The British Medical Association’s chairman has today written to the Prime Minister warning her that the NHS is on the cusp of a major workforce crisis.
In his letter on behalf of the BMA, Dr Chaand Nagpaul, BMA chair, warned the Rt Hon Theresa May MP, that the government’s policy over pensions is driving doctors out of the workforce. He further warned that an exodus of doctors will result in patient care suffering.
Dr Nagpaul wrote: “The BMA has been working tirelessly to alert HM Treasury and wider Government to the reality of losing large swathes of expertise from the NHS’s most experienced doctors at a time when the over-stretched service needs it most. Without the good will of doctors to cover waiting lists and gaps in rotas as well as extra sessions in GP surgeries, patients will suffer.”
He added: “The power to resolve this situation ultimately lies with the Treasury and frankly it has taken too long for the problem to be properly acknowledged. We note the Secretary of State for Health and Social Care’s recent announcement of a consultation on flexibility for the NHS Pension scheme but as he already knows, the BMA remains convinced the 50:50 proposal will not solve the problem. This option will not only result in doctors receiving a lower pension, but it also does not remove the perverse incentive for doctors to reduce the work they do for the NHS. This is particularly the case if there is no recycling of employers’ pension contributions back to the employees.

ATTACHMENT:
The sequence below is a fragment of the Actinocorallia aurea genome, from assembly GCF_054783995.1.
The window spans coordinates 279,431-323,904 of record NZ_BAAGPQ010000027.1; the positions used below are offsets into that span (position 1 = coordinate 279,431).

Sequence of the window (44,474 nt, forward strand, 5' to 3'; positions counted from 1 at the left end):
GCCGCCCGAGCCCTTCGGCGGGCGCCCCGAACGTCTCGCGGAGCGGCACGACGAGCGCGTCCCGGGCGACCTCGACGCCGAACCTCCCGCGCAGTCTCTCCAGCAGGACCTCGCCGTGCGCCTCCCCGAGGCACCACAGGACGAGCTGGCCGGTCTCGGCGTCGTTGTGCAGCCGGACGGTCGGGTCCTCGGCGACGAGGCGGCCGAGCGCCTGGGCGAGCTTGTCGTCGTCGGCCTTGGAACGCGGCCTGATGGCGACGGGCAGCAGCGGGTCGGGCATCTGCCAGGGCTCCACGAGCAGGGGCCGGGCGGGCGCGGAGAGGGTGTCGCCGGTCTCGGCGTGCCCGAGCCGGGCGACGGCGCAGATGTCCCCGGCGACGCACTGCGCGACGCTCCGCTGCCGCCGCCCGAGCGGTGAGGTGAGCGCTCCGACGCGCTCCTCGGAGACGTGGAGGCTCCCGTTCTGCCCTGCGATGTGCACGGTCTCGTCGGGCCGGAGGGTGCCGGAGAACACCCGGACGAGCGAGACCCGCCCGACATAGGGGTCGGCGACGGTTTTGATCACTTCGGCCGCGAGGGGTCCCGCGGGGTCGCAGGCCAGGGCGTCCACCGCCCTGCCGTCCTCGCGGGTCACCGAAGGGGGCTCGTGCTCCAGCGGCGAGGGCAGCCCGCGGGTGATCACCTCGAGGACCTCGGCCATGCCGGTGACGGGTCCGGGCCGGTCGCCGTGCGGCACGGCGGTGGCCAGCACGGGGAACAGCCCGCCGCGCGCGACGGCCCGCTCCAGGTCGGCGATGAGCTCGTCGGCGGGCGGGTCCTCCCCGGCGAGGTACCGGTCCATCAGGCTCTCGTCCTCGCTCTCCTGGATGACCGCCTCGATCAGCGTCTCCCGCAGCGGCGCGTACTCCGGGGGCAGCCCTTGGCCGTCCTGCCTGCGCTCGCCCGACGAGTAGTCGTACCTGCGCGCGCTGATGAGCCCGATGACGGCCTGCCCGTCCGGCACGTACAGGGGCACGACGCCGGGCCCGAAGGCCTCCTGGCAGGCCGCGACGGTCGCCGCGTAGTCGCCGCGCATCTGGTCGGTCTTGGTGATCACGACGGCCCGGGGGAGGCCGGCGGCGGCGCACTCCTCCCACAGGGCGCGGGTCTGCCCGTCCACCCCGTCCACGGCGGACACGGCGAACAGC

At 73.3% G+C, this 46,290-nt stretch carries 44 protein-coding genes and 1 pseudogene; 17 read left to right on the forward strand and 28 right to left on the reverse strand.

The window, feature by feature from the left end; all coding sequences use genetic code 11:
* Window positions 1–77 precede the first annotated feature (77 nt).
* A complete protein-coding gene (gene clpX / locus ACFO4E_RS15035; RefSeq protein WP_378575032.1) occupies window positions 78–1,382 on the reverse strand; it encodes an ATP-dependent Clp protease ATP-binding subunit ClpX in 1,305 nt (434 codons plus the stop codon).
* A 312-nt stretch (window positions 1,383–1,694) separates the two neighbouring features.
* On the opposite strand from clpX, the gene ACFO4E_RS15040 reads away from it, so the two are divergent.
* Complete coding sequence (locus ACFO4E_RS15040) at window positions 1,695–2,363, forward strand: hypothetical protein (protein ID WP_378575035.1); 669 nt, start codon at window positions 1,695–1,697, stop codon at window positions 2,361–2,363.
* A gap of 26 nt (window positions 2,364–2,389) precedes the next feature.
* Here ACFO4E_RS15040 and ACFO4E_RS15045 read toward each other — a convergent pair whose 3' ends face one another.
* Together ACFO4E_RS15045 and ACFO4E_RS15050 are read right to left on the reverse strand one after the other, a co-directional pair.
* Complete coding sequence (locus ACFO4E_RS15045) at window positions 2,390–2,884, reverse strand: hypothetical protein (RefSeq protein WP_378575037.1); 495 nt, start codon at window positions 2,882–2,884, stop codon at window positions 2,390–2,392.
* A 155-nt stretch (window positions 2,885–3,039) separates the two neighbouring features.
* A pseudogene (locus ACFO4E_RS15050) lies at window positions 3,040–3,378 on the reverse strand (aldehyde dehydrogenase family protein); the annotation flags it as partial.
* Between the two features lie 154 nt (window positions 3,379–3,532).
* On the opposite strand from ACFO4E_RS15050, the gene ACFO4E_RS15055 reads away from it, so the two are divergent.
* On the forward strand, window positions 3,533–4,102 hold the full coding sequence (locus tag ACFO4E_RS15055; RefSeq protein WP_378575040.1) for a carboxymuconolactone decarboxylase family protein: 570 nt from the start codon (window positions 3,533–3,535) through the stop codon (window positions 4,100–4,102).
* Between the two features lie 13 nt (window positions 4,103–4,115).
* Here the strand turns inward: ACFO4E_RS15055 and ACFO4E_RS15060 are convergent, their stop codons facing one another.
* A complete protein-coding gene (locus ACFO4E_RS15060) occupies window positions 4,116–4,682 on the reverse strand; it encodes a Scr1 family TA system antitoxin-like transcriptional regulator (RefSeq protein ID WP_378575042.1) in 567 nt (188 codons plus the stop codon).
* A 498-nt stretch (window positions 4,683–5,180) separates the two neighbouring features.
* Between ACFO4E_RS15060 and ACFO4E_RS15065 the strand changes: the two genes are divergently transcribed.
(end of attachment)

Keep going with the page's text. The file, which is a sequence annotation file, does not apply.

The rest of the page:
“This problem is also impacting our Defence Medical Services, where unless a resolution is found it will lead to severe shortages and put at risk the ability to deploy.”
The BMA has asked for an urgent meeting with the Secretary of State for Health and Social Care to discuss some short-term options, but the Association remains convinced that the true solution lies in pension taxation reform.
The letter to the Prime Minister acknowledges she is in her final days in office but asks her to support the BMA by calling on the Chancellor to meet with the Association soon and agree a definitive solution.
According to the BMA, doctors are already reducing their hours and not providing cover at weekends.
“The Association believes the annual and tapered annual allowances are unnecessary in defined benefit schemes such as the NHS as members are unable to control their pension growth and tax relief is already limited through tiered contribution rates and the lifetime allowance. These limits must be scrapped if high quality, safe patient care is to be delivered in the future,” said a BMA spokesperson.
A government spokesperson told OnMedica: "We are consulting on proposals to offer senior clinicians a new pensions option, empowering them to build their NHS pension more gradually over their career by making steadier contributions towards their pension, without facing regular significant tax charges. We will listen carefully to the profession during consultation to reach a final proposition that works for both staff and taxpayers. The consultation gives an opportunity for groups and individuals to put forward their views."